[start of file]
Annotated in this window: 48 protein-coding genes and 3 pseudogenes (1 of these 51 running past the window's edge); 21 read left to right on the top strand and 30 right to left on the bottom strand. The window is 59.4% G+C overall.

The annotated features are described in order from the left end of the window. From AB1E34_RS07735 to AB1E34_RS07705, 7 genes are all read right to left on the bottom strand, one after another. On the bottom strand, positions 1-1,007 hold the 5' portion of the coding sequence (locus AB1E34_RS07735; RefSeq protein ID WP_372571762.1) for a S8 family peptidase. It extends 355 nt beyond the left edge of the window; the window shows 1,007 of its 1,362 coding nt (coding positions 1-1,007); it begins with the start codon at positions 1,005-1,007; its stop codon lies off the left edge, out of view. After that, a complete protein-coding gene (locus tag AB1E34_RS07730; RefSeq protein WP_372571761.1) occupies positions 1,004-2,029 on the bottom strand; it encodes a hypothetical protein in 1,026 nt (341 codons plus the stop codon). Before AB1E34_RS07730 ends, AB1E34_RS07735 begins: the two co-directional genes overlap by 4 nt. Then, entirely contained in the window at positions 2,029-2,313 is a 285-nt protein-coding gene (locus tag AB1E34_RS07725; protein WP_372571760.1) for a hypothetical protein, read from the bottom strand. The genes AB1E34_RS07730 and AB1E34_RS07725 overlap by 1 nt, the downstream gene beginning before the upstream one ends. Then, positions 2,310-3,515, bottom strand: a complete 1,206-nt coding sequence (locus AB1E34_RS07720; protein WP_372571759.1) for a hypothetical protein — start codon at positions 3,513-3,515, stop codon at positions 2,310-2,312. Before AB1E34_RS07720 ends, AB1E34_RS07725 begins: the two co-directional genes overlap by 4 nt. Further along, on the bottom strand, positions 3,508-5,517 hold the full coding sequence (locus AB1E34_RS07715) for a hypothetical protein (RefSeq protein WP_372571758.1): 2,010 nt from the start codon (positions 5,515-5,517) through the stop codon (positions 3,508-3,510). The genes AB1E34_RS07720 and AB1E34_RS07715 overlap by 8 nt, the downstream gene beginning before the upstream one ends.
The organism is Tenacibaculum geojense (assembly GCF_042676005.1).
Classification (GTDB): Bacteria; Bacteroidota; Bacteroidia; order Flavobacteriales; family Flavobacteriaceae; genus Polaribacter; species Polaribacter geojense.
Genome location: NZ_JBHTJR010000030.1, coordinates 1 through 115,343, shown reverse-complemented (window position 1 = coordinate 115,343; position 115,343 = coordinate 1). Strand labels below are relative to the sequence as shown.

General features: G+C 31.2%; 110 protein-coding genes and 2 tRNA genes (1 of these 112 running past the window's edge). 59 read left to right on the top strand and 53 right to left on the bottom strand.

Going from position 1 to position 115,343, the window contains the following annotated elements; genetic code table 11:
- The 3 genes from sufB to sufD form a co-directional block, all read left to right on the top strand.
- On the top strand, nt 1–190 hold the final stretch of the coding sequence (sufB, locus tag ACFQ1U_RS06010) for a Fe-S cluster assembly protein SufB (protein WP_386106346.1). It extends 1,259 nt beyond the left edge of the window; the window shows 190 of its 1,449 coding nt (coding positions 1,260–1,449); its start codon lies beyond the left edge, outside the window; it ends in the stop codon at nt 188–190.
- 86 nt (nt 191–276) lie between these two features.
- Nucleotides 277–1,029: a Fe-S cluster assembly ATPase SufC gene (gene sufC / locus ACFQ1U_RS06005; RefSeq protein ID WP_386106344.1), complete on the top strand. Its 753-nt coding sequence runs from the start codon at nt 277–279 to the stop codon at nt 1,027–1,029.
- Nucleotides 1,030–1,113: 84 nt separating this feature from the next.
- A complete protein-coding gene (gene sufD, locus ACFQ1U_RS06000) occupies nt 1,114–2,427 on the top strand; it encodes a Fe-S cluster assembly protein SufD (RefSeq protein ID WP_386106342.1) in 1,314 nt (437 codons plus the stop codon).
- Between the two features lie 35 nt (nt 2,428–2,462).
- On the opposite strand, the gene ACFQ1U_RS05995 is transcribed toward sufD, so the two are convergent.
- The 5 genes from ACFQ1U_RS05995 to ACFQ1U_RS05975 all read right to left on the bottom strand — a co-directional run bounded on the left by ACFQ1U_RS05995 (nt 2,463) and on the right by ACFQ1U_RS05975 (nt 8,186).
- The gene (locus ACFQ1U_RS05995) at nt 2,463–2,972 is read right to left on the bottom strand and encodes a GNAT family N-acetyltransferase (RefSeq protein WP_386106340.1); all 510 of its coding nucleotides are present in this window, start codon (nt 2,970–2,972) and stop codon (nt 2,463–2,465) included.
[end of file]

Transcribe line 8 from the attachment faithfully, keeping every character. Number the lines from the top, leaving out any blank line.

- The 3 genes from sufB to sufD form a co-directional block, all read left to right on the top strand.